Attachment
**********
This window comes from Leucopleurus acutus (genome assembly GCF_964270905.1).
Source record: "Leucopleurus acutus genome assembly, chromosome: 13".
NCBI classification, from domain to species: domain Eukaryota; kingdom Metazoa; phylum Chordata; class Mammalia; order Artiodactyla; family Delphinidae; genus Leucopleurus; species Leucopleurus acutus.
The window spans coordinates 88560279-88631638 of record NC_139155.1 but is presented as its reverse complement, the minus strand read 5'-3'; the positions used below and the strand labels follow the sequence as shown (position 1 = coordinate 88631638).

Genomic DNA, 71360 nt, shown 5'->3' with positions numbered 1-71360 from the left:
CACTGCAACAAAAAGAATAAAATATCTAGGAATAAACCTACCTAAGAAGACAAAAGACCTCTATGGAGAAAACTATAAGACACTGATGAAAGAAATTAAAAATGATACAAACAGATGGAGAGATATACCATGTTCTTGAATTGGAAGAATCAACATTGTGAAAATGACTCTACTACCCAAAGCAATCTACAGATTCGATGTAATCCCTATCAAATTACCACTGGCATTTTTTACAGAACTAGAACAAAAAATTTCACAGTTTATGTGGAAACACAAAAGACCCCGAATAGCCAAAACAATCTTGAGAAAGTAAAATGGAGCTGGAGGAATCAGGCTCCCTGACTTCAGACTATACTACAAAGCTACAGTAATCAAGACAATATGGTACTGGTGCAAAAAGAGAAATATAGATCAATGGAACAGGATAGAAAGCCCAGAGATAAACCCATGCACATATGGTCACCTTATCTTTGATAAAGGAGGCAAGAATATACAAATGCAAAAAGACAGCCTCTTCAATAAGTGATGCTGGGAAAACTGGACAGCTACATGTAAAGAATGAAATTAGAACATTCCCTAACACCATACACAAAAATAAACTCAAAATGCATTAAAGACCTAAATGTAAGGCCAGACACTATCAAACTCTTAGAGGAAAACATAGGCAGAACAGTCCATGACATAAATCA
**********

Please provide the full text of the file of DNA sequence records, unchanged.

This window comes from Leucopleurus acutus (genome assembly GCF_964270905.1).
Source record: "Leucopleurus acutus genome assembly, chromosome: 13".
NCBI classification, from domain to species: domain Eukaryota; kingdom Metazoa; phylum Chordata; class Mammalia; order Artiodactyla; family Delphinidae; genus Leucopleurus; species Leucopleurus acutus.
The window spans coordinates 88560279-88631638 of record NC_139155.1 but is presented as its reverse complement, the minus strand read 5'-3'; the positions used below and the strand labels follow the sequence as shown (position 1 = coordinate 88631638).

Genomic DNA, 71360 nt, shown 5'->3' with positions numbered 1-71360 from the left:
CACTGCAACAAAAAGAATAAAATATCTAGGAATAAACCTACCTAAGAAGACAAAAGACCTCTATGGAGAAAACTATAAGACACTGATGAAAGAAATTAAAAATGATACAAACAGATGGAGAGATATACCATGTTCTTGAATTGGAAGAATCAACATTGTGAAAATGACTCTACTACCCAAAGCAATCTACAGATTCGATGTAATCCCTATCAAATTACCACTGGCATTTTTTACAGAACTAGAACAAAAAATTTCACAGTTTATGTGGAAACACAAAAGACCCCGAATAGCCAAAACAATCTTGAGAAAGTAAAATGGAGCTGGAGGAATCAGGCTCCCTGACTTCAGACTATACTACAAAGCTACAGTAATCAAGACAATATGGTACTGGTGCAAAAAGAGAAATATAGATCAATGGAACAGGATAGAAAGCCCAGAGATAAACCCATGCACATATGGTCACCTTATCTTTGATAAAGGAGGCAAGAATATACAAATGCAAAAAGACAGCCTCTTCAATAAGTGATGCTGGGAAAACTGGACAGCTACATGTAAAGAATGAAATTAGAACATTCCCTAACACCATACACAAAAATAAACTCAAAATGCATTAAAGACCTAAATGTAAGGCCAGACACTATCAAACTCTTAGAGGAAAACATAGGCAGAACAGTCCATGACATAAATCA